In his memoir about the ‘rat-race’, Raymond grapples with uncertainties about who he is, where he is going, and what he is trying to achieve. Unfortunately for his reader, the book has the same problem. It promises to address the ‘ultimate question: What should I be doing with my days on Earth?’. This ambitious opening message sets the book up for a flop. It becomes difficult to agree with Raymond’s self-diagnosis of a life ‘flirting with insanity… (and) going to extreme lengths’ when his career turns out to consist of low-level film jobs, then low-level journalism jobs, then and a return to a mildly senior film position.
Perhaps this unremarkable career path explains the fixation on his pre-University safari guiding in Zimbabwe, one of the book’s most uncomfortable passages. I believe Raymond’s self-depiction is to blame for this. His presence in the book flounders between an honest, immediate autobiographical rendering, and a more literary persona told through retrospectively wise eyes. This instability of narrative voice and the protagonist’s place in the book is (possibly) behind the decision for Raymond’s unlikable naivety when entering Zimbabwe, naivety tinted with colonialist undertones- ‘It was classic, clichéd Africa… a Disney cartoon’. A few pages later, Raymond has a ‘Champagne Socialist’ revelation about the racial inequality underpinning his job as a white guide. The unsettling generalizations (of which there are many more) about Africa can thus be seen as an attempt to contrast his younger self with his present, wiser self.
Indeed, the reader is left puzzled by many of Raymond’s younger self’s decisions. His tendency to yell expletives at his bosses- his female boss is compared to a witch, in a highly original bout of misogyny- loses him jobs, and with those jobs goes our sympathy. He also (not once, but twice) gets swindled by con-employers that take advantage of hapless job seekers. At this point he is over 26 years old. Whilst this creates plenty of amusing blustering and retreats to ‘Australian soaps and a dozen pizzas’, it did not counter my own growing exasperation towards Raymond.
This haplessness also leads to a jarringly defensive tone at times, particularly in relation to Raymond’s access to the job-market. I’m sure even Lord Patten wouldn’t agree with his brazen simplification about success, that ‘…wherever you’re from, it’s down to your drive and your goals’. Obviously aware that his personal history negates this message (if you weren’t tired of the phrase ‘the world is your oyster’, you will be after reading this book), Raymond leaps in to defend himself from the reader’s judgement. ‘I was proud that I’d never yet asked a contact for career help… working on Best Served Hot was through a contact, but not through asking a contact for help… it’s human nature. People ask who they know’. Putting this cutting analysis of social mobility aside, the work’s clash between personal experience and idealistic optimism rings deafeningly here. This clash does unfortunately resound to a degree in the entirety of the book- Raymond sprinkles quotes from Confucius to Clinton throughout with as much dexterity as a four year old decorating a birthday cake.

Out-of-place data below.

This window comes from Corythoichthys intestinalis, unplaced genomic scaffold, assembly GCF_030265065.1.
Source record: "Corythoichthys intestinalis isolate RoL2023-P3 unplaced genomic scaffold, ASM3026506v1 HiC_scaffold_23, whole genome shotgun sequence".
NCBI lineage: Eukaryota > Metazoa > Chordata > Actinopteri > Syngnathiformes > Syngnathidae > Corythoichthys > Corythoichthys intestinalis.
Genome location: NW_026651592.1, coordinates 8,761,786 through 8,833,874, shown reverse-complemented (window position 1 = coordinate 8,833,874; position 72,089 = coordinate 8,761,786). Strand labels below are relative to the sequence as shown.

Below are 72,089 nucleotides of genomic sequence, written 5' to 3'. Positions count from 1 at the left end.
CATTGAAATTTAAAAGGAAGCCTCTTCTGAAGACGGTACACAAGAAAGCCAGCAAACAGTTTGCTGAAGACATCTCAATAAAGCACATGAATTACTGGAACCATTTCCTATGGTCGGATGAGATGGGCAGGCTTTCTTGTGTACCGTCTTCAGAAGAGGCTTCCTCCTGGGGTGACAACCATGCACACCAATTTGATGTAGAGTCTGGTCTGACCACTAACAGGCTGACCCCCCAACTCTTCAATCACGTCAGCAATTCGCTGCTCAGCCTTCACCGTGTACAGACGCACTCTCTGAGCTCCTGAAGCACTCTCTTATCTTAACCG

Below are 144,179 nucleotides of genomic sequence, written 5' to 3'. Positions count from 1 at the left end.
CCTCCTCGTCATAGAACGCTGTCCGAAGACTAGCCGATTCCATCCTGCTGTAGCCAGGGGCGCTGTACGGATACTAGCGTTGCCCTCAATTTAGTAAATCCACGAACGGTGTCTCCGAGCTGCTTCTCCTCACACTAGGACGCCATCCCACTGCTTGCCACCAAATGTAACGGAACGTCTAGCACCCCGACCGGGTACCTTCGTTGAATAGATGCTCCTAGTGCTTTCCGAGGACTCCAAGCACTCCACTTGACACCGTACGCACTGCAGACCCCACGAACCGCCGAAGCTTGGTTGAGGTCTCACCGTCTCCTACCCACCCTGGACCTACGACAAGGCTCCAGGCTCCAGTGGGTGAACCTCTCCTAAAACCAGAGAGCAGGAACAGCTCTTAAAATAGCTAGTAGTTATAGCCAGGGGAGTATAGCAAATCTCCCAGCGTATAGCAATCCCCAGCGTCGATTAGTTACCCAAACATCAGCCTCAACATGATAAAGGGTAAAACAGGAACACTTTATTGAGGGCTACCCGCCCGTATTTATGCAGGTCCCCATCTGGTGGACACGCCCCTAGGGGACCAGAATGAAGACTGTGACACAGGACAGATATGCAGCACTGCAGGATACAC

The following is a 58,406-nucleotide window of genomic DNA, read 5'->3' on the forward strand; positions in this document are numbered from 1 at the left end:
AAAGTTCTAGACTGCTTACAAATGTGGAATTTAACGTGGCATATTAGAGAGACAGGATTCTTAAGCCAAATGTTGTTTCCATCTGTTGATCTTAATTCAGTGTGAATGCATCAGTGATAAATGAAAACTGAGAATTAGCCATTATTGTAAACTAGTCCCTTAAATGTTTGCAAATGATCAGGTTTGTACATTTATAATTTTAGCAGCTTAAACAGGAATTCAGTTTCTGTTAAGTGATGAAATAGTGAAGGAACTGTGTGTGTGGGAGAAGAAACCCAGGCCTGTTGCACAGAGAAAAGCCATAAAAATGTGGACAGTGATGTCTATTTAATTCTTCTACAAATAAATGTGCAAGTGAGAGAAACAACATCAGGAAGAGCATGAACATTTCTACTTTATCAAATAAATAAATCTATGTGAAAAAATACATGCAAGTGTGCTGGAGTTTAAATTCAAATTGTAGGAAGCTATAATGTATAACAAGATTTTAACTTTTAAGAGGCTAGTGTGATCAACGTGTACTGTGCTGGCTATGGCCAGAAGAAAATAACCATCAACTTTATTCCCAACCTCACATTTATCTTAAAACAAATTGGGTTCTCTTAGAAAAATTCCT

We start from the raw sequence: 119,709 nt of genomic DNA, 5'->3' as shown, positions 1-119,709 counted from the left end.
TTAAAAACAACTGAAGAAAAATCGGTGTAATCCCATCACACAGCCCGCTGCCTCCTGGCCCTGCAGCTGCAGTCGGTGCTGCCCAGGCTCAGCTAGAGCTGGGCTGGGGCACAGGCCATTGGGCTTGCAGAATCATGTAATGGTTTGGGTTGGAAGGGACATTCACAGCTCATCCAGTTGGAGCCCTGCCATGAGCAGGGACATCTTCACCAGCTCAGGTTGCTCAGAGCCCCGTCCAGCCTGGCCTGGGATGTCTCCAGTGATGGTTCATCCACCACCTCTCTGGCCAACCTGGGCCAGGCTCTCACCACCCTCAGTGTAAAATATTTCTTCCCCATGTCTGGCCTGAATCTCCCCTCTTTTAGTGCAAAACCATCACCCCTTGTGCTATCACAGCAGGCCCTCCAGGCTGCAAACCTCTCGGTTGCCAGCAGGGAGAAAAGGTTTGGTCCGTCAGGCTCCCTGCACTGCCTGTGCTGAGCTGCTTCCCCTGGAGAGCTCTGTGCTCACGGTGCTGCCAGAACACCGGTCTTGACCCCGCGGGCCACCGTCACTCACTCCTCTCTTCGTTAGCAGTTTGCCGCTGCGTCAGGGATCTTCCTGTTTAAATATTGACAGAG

The genre of this book is inevitably fragmented; at points it emulates Bill Bryson esque travel writing, in other moments it verges dangerously close to a nauseatingly preachy self-help book. The lack of any real access into Raymond’s life makes this a tantalisingly vague narrative. His travel-companion from Canada to the Caribbean, Sarah, is never contextualized as a person, let alone defined as a friend or girlfriend. The lack of personal detail combined with astoundingly quick run-throughs of historical, political and geographical issues (such as work-ethics’ history in Western thought, turn to page 120 to 122…) makes for an unrewarding reading experience. There are moments of hilarity that shows what the book could have been; Raymond’s contraction of IBS in New York and resulting hospitalisation following a month of ‘burgers, and sushi’ is hilarious- adequately personal and bizarre. His constant pop-culture jokes (from Star Wars to Playboy) by contrast are unnecessarily niche, and just waiting to become too temporally restricted for referential resonance with a future readership.
After watching Raymond’s career path unfold, or better, repeatedly inflate then burst like the proverbial employment bubble, I was excited to see what led him to write this memoir. Disappointingly the book ends with his application for his Production Assistant job, and then an Epilogue featuring listed italicized mottos like ‘Build, Destroy, Build Again’. The epilogue also feature a bullet-point link to Raymond’s website, a choice that an editor really should have stepped in about. The ending for me reflected the problem with this book- it doesn’t know who it’s appealing to (beyond people who are interested in jobs and careers, otherwise known as the general population), so it doesn’t sit comfortably in its genre, narrative voice or scope. That said, as a second year English student, reading this did make me feel less threatened by the world of job applications and rejections. The ideas behind the book are appealing, but their fruition is deeply unsatisfying.